Former State Prosecutor
Florida Criminal Process
Being charged with a criminal offense in Florida can be very overwhelming – especially if you aren't familiar with the Florida criminal process or the rights available to you at each step. These are critical things to understand, because every step in the process is important to your case and whether it will go to trial, be reduced, or be dismissed altogether. Hiring an experienced St Petersburg criminal defense attorney at the very beginning of the process can help temper you fears and may be beneficial to your case as a whole.
With over a decade of experience litigating in Florida on both sides of the courtroom, Melinda Morris of Morris Law Firm builds her defense cases with the knowledge of what it takes for the prosecution to prove important factors such as reasonable cause and proof beyond a reasonable doubt. If you or a loved one has been arrested in Pinellas County, Manatee County, Pasco County, Hillsborough County, or Sarasota County and face the intimidating Florida criminal process for your criminal charges, you don't have to face it alone.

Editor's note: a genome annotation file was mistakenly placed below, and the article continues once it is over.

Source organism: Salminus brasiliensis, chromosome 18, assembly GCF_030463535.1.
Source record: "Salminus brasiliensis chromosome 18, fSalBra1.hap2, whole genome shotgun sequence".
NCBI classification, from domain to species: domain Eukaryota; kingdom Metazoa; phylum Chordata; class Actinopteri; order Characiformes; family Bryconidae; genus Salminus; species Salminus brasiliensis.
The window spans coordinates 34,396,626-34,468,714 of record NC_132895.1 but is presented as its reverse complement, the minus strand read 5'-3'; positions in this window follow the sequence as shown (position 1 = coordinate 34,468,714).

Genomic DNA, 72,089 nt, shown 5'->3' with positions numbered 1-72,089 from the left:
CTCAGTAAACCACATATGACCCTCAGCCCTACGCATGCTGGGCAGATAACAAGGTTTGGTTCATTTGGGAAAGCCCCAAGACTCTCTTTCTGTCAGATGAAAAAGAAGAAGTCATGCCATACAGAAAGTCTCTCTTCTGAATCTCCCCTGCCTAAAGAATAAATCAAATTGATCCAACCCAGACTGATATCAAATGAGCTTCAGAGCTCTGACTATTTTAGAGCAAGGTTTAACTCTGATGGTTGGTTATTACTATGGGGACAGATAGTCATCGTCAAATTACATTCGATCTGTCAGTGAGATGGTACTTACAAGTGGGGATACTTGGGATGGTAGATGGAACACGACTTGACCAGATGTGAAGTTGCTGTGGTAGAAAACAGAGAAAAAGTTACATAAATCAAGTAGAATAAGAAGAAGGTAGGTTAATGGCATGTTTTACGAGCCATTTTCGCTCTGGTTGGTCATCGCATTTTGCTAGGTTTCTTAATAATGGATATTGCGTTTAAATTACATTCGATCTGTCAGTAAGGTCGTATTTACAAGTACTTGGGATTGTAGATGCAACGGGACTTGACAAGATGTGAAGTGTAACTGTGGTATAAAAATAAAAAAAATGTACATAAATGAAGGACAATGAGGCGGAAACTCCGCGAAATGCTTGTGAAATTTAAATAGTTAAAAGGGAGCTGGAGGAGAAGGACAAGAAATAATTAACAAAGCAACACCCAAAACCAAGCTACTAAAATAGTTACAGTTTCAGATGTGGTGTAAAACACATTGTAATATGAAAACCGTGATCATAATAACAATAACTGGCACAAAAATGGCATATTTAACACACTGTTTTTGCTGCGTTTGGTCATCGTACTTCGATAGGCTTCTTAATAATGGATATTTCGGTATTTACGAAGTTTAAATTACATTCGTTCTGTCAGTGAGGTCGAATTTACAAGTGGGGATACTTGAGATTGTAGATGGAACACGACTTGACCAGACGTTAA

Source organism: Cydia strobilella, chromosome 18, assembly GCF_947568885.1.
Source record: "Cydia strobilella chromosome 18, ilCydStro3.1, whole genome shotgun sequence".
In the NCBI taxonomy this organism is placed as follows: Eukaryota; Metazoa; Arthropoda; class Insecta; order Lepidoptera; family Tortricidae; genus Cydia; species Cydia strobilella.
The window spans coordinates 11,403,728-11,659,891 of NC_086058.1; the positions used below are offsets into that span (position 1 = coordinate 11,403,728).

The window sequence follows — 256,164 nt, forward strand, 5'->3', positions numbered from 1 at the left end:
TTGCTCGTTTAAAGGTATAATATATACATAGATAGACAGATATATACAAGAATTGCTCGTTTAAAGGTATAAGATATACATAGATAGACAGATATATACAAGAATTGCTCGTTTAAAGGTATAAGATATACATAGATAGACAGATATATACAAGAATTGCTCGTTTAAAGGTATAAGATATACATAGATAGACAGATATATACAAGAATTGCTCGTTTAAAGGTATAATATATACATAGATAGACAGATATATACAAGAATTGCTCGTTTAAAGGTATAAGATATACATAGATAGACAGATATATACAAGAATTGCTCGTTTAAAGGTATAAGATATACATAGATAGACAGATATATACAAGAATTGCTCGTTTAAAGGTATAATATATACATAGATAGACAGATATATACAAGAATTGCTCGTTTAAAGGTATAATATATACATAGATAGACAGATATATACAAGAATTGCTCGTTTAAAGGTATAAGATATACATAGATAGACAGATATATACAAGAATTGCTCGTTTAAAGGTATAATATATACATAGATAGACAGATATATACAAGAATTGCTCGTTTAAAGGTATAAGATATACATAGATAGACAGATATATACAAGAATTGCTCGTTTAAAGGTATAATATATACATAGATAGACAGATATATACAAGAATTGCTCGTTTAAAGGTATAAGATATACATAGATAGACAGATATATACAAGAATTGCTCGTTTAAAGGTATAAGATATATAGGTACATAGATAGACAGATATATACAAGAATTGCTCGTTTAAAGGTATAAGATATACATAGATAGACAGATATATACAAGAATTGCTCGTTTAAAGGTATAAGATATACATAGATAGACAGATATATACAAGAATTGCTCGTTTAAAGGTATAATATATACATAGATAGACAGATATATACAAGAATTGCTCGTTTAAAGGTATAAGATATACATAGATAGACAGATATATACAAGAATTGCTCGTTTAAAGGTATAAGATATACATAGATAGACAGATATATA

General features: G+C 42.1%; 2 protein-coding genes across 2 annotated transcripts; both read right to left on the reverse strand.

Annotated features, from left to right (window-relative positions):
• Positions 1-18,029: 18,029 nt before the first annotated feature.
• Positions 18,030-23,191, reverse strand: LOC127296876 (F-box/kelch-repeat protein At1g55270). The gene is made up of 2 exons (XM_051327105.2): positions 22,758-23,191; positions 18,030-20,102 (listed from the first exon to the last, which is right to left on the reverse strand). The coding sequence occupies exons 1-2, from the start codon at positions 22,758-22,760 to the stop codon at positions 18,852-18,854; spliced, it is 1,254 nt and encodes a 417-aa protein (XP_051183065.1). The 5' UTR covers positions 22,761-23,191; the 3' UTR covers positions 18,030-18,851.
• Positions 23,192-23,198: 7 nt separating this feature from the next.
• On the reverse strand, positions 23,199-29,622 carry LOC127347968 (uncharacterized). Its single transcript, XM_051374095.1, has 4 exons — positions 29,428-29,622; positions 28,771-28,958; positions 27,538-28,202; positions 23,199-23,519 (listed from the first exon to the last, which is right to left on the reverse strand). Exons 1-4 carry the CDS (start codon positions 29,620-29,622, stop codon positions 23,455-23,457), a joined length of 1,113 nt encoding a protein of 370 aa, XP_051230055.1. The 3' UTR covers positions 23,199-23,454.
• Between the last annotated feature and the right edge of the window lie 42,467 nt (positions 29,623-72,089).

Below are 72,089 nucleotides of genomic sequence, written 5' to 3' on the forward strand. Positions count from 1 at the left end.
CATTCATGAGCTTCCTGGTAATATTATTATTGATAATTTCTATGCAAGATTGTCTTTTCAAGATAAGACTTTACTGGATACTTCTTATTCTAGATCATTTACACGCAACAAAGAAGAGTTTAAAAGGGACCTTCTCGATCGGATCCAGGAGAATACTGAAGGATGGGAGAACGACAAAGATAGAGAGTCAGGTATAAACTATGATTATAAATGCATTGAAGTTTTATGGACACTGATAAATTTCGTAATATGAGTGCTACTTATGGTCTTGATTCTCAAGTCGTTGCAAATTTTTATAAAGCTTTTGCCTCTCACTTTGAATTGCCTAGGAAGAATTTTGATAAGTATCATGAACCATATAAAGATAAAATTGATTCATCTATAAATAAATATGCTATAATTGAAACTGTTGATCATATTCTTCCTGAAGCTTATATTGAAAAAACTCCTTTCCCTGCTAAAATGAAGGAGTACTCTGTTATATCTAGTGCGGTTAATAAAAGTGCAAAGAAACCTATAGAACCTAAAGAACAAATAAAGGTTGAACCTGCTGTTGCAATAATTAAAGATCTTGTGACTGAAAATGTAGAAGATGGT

The dedicated criminal defense lawyers of Morris Law Firm will work with you every step of the way to fight against your charges and defend your rights. Whether you have a pending arrest warrant or are facing a notice to appear in court, call (727) 388-4736 today.
Arrest or Notice to Appear
After a crime is allegedly observed or a criminal complaint is made, the alleged offender will be arrested and/or served with a notice to appear in Florida court. For the alleged offender who is arrested and booked, the criminal process will begin almost immediately. In some cases, a law enforcement officer may issue a notice to appear in lieu of physical arrest, or will issue the notice to appear after the arrest but before booking the accused into jail.